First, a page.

Sphinx pinastri
Linnaeus, 1758

Sphinx pinastri courtesy of Paolo Mazzei.

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Family: Sphingidae, Latreille, 1802
Subfamily: Sphinginae, Latreille, 1802
Tribe: Sphingini, Latreille, 1802
Genus: Sphinx Linnaeus, 1758 ...........
Species: pinastri Linnaeus, 1758


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The Pine hawkmoth, Sphinx pinastri (Wing span: 2 3/4 - 3 1/2 inches (7 - 9 cm)), flies in conifer forests in Europe and was introduced into the U.S. as an exotic. The moth was last seen in the U.S. in Pennsylvania, but probably has since disappeared in North America.

The uppersides of the forewings are gray with a gray-brown overlay. There are black dashes near the center of the wing, and dark brown at the base of the inner margin. The upperside of the hindwing is gray-brown with pale gray along the costal margin. The hindwing is darker than the forewing. Tony Pittaway gives the following range description:

"Europe (except Iberia, Ireland, northern Scandinavia and Arctic Russia), western Siberia (Eversmann, 1844; Zolotarenko, Petrova & Shiryaev, 1978), the Caucasus (Derzhavets, 1979b; Abdurahmanov, 1999) to southern Turkey (Daniel, 1932; Daniel, 1939; Kernbach, 1958), Lebanon (Zerny, 1933; Ellison & Wiltshire, 1939) and northern Israel (Müller et al., 2005b); Kurgan and Gorky (Kulebyaki) appear to be the eastern-most distribution of S. pinastri in Siberia, but recorded as far north as Pechora in european Russia (Tatarinov, Sedykh & Dolgin, 2003). In western Europe it is found east and north of central France (Pittaway, 1983). There are some local populations in central-southern France showing small differences in genitalia which were separated into individual subspecies by Jordan (1931), but this is unwarranted. Also found on Corsica (Bretherton & de Worms, 1963), in northern and central Greece, and in the northern Aegean on Thassos (Koutsaftikis, 1970).

"Drury (1837) described this species as being a very rare vagrant to Britain. With the extensive cultivation of pine plantations over the last 100 years, it has become well established and has spread over most of southern England where pine trees occur. A good account of its early status in England is given by South (1907).

"The situation in France appears to have changed over the last 20 years, with this species having been displaced by S. maurorum from many southern areas. True S. pinastri can now only be found north of Chateauroux, in the Alps and Var. Populations around Toulon are clearly intermediate hybrids (J. Haxaire & J.-M. Bompar, pers. com.).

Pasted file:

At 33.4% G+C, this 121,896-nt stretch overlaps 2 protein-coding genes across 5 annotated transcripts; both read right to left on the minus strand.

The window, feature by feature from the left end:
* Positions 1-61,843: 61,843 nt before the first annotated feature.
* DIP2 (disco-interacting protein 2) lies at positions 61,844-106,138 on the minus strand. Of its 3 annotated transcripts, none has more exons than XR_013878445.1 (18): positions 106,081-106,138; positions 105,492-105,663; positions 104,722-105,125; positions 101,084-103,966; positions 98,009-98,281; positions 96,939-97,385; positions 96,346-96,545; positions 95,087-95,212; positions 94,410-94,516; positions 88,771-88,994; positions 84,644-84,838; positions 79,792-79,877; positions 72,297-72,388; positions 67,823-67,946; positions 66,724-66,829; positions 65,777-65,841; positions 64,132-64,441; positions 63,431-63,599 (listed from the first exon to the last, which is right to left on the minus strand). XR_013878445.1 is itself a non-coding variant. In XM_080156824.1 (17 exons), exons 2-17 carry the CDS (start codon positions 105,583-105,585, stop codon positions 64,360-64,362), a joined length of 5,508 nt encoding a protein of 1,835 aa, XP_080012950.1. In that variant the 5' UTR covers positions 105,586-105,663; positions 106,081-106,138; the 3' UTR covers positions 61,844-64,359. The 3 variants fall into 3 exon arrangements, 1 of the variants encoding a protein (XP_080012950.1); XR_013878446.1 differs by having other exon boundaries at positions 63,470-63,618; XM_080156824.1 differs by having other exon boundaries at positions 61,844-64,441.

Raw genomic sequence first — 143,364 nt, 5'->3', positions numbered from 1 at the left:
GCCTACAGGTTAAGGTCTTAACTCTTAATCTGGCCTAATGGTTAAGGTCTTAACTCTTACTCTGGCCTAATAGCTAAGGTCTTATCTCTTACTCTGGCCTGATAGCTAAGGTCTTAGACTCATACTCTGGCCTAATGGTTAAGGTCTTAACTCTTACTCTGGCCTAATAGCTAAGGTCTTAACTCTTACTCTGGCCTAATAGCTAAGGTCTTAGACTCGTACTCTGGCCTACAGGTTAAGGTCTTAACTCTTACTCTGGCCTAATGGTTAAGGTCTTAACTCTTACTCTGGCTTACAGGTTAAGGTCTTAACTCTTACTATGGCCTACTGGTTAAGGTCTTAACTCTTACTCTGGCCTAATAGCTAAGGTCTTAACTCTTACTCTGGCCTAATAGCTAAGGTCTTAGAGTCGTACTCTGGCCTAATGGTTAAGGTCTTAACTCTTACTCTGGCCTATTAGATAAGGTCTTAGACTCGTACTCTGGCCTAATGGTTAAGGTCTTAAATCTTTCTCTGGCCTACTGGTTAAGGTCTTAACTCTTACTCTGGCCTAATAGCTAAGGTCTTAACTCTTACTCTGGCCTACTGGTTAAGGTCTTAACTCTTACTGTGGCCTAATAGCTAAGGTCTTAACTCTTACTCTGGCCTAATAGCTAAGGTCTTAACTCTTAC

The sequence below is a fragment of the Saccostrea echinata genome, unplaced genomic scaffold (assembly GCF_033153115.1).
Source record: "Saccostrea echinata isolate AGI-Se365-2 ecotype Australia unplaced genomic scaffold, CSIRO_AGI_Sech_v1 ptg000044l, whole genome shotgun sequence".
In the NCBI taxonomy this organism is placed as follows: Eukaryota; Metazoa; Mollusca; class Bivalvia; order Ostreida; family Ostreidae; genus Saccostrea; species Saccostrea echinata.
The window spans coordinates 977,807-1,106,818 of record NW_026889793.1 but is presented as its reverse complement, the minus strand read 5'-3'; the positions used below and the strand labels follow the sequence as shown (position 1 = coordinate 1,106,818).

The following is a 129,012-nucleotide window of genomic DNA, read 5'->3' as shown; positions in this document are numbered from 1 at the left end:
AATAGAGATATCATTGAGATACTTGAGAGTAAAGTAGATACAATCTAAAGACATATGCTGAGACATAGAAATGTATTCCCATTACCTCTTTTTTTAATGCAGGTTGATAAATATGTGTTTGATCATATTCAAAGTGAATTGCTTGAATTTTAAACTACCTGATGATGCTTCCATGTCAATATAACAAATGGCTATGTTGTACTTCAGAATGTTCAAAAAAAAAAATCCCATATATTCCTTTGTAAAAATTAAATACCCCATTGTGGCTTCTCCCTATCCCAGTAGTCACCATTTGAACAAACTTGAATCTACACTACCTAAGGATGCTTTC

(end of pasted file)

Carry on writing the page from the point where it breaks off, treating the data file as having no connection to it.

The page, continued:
"Extra-limital range. None.

"S. pinastri has been recorded from certain parts of the Canadian Rocky Mountains, and specimens have been found in the eastern U.S.A. (Hodges, 1971). Whether the former are native or escapees is not known. It is possible that they are the last remnants of the original North American population of this species which went on to colonize the Palaearctic, but this, of course, is pure speculation."


Sphinx pinastri adults probably fly as a single brood from June-August. Adults rest on pine tree trunks during the day and are extremely well camouflaged.


Pupae probably wiggle to surface from subterranean chambers just prior to eclosion.

Sphinx pinastri courtesy of Tony Pittaway.


Females call in the males with a pheromone released from a gland at the tip of the abdomen. Adults nectar at a variety of flowers, including honeysuckle. Both sexes come to lights.


Females lay eggs, shiny pale green at first, changing to reddish yellow, in groups of 2 or 3 along pine or spruce needles.

Incubation lasts 14--20 days, and, just before hatching, the dark head of the larva becomes visible through the now transparent shell.

Larvae feed on various species of conifers, including Scotch pine (Pinus sylvestris); and spruce, including Norway spruce (Picea abies).

Females lay approximately 100 eggs.

There are both green and dark larval forms and larvae attain lengths of 75-80 mm.

In Europe, the caterpillars can sometimes be pests in coniferous forests.

Images courtesy of Paolo Mazzei.

The pupa is 35--40 mm long and very similar to that of S. ligustri and isusually formed under moss or the needle mat found at the base of trees.

Pupae may overwinter twice.

Sphinx pinastri fifth instar, Altmuenster, Austria, September 10, 1992, courtesy of Reinhart Roehrig

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